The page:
Representative: Etizolam poses serious health risk to northerners
State Rep. Sue Allor has introduced a measure to protect people in Northern Michigan from the detrimental effects of Etizolam, an unregulated drug that has become popular in the region.
Etizolam, a prescription medication in Japan, India and Italy, is similar in nature to benzodiazepines such as Valium and Xanax, but because it is federally unregulated in the U.S., anyone can buy it online without a prescription.
“We’re learning that the danger of this drug is that it slowly shuts down the respiratory system to the point where abusers become unable to breathe,” said Allor, of Wolverine. “The risk is death, yet it’s available to absolutely anyone with a credit card and internet access.”
The issue was brought to Allor’s attention by Lt. Todd Ross of the Cheboygan County Sheriff’s Department, who expressed concerns about the uncontrolled chemical and the increasing instances of abuse he and his colleagues have seen in Northern Michigan.
“Downstate, heroin, cocaine and other street drugs are more readily available,” said Lt. Ross. “That’s not the case in Northern Michigan, so we tend to see substantial abuse of Etizolam because it’s uncontrolled and very readily available.”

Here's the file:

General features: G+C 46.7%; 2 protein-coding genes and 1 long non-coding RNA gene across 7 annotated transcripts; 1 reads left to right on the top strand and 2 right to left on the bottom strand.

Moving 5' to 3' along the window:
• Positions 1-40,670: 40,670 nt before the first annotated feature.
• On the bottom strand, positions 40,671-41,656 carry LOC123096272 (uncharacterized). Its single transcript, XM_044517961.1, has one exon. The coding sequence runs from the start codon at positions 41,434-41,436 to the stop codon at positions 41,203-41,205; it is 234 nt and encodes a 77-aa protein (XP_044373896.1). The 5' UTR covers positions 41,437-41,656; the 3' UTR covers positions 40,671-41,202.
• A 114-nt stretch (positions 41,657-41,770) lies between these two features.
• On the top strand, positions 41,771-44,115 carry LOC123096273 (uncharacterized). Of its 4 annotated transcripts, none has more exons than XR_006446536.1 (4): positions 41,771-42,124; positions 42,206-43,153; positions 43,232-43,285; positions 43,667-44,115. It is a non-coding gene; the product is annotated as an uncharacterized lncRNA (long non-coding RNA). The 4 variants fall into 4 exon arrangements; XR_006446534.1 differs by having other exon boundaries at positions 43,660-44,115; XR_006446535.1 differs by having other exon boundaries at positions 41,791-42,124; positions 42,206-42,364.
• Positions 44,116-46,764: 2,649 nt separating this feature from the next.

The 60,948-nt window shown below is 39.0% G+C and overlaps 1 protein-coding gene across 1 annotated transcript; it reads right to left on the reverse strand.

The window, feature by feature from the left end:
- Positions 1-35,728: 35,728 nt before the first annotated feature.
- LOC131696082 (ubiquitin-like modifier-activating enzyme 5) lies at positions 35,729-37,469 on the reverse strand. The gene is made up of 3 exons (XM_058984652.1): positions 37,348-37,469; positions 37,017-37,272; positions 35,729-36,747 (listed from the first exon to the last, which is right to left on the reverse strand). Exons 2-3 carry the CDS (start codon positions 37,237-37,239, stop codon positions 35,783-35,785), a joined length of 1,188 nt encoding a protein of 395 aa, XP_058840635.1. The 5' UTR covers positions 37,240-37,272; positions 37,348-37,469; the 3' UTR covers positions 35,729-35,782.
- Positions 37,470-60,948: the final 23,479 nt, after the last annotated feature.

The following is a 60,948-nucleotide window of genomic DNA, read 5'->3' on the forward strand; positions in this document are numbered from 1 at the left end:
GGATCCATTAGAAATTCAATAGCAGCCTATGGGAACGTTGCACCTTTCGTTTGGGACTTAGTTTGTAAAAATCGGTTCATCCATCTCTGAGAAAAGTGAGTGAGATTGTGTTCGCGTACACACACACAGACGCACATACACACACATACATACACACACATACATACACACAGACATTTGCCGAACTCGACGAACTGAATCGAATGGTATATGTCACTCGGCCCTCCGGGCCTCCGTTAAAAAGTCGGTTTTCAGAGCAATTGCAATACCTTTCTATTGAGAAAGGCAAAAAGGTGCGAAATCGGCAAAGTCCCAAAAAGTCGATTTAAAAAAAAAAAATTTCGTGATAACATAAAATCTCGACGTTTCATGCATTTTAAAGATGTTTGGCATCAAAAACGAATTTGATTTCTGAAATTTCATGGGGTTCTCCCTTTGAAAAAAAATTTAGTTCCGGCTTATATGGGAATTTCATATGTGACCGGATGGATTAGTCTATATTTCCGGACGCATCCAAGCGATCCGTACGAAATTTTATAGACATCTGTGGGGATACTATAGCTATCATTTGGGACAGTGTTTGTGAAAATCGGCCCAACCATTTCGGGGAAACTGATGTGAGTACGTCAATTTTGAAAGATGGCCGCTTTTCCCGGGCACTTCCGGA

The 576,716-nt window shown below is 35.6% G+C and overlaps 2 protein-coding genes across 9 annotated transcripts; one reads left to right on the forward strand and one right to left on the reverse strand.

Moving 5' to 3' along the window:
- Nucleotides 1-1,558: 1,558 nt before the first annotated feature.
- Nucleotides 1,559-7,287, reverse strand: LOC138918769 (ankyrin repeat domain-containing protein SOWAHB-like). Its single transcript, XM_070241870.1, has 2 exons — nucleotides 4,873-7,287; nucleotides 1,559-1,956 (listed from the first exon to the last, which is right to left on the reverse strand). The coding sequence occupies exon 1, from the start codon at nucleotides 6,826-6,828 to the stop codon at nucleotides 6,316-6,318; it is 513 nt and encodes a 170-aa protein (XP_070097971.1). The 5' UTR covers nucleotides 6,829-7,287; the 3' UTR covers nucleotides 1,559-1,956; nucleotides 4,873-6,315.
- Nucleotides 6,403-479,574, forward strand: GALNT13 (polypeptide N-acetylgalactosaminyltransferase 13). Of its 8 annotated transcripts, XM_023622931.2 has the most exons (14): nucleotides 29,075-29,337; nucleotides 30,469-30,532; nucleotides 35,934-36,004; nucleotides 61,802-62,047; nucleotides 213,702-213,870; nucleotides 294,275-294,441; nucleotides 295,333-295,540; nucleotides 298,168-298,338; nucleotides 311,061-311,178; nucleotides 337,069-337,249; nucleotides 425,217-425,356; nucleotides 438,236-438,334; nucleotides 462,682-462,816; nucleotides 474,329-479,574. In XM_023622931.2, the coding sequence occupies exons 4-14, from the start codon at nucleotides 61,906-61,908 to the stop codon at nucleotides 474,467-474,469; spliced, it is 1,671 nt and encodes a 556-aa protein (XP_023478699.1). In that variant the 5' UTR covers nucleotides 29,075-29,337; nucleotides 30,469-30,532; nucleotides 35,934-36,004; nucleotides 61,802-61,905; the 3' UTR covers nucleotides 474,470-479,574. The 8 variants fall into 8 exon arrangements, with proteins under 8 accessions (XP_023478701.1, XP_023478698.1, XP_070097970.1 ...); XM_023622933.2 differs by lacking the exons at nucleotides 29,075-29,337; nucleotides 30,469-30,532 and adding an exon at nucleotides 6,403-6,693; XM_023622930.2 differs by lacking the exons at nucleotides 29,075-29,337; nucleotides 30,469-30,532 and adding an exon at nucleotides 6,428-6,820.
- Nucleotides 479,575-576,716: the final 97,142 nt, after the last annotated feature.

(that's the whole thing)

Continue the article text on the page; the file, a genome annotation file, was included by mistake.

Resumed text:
Controlled substances are placed on one of five schedules based on their potential for abuse and dependence. Allor’s plan would classify Etizolam as a Schedule I controlled substance as it does not have an accepted medical use in the U.S., has a potential for abuse, and has a high potential for dependence.
Possession of a Schedule I controlled substance in Michigan can result in criminal penalties ranging from up to four years in prison and $25,000 in fines to life imprisonment and $1,000,000 in fines.
Approximately 16 other states have listed Etizolam as a controlled substance.
Allor’s bill was referred to the House Health Policy Committee.
PHOTO INFORMATION: State Rep. Sue Allor, right, introduces her bill to classify Etizolam as a Schedule I controlled substance.